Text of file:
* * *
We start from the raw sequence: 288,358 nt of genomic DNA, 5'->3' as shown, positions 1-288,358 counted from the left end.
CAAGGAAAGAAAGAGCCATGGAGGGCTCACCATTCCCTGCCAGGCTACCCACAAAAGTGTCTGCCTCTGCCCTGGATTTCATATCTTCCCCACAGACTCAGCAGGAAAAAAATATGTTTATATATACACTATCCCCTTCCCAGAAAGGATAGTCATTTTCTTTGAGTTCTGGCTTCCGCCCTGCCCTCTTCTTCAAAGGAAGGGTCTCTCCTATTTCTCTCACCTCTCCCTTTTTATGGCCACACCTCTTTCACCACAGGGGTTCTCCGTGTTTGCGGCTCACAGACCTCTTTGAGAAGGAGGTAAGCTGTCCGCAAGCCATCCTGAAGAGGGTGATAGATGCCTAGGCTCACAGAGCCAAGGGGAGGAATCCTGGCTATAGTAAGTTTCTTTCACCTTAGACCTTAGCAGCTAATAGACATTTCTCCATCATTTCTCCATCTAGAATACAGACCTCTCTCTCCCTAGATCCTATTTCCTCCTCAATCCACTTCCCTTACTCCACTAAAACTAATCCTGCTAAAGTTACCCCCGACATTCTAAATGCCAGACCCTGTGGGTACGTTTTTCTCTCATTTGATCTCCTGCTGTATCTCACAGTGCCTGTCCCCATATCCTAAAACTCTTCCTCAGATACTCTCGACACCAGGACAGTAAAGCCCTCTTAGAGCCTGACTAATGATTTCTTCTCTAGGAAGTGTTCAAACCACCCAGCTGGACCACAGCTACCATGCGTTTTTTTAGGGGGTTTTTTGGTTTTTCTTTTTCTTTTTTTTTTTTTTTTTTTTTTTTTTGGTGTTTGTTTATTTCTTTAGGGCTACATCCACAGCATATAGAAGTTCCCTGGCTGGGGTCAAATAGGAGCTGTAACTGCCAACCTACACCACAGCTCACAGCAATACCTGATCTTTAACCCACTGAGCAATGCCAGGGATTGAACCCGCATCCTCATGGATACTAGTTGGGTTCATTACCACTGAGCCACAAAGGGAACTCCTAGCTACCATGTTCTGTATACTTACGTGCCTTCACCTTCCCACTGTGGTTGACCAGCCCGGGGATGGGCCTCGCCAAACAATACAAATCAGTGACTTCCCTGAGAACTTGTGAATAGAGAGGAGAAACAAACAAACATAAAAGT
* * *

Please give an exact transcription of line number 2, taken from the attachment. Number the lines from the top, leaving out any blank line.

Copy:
CAAGGAAAGAAAGAGCCATGGAGGGCTCACCATTCCCTGCCAGGCTACCCACAAAAGTGTCTGCCTCTGCCCTGGATTTCATATCTTCCCCACAGACTCAGCAGGAAAAAAATATGTTTATATATACACTATCCCCTTCCCAGAAAGGATAGTCATTTTCTTTGAGTTCTGGCTTCCGCCCTGCCCTCTTCTTCAAAGGAAGGGTCTCTCCTATTTCTCTCACCTCTCCCTTTTTATGGCCACACCTCTTTCACCACAGGGGTTCTCCGTGTTTGCGGCTCACAGACCTCTTTGAGAAGGAGGTAAGCTGTCCGCAAGCCATCCTGAAGAGGGTGATAGATGCCTAGGCTCACAGAGCCAAGGGGAGGAATCCTGGCTATAGTAAGTTTCTTTCACCTTAGACCTTAGCAGCTAATAGACATTTCTCCATCATTTCTCCATCTAGAATACAGACCTCTCTCTCCCTAGATCCTATTTCCTCCTCAATCCACTTCCCTTACTCCACTAAAACTAATCCTGCTAAAGTTACCCCCGACATTCTAAATGCCAGACCCTGTGGGTACGTTTTTCTCTCATTTGATCTCCTGCTGTATCTCACAGTGCCTGTCCCCATATCCTAAAACTCTTCCTCAGATACTCTCGACACCAGGACAGTAAAGCCCTCTTAGAGCCTGACTAATGATTTCTTCTCTAGGAAGTGTTCAAACCACCCAGCTGGACCACAGCTACCATGCGTTTTTTTAGGGGGTTTTTTGGTTTTTCTTTTTCTTTTTTTTTTTTTTTTTTTTTTTTTTGGTGTTTGTTTATTTCTTTAGGGCTACATCCACAGCATATAGAAGTTCCCTGGCTGGGGTCAAATAGGAGCTGTAACTGCCAACCTACACCACAGCTCACAGCAATACCTGATCTTTAACCCACTGAGCAATGCCAGGGATTGAACCCGCATCCTCATGGATACTAGTTGGGTTCATTACCACTGAGCCACAAAGGGAACTCCTAGCTACCATGTTCTGTATACTTACGTGCCTTCACCTTCCCACTGTGGTTGACCAGCCCGGGGATGGGCCTCGCCAAACAATACAAATCAGTGACTTCCCTGAGAACTTGTGAATAGAGAGGAGAAACAAACAAACATAAAAGT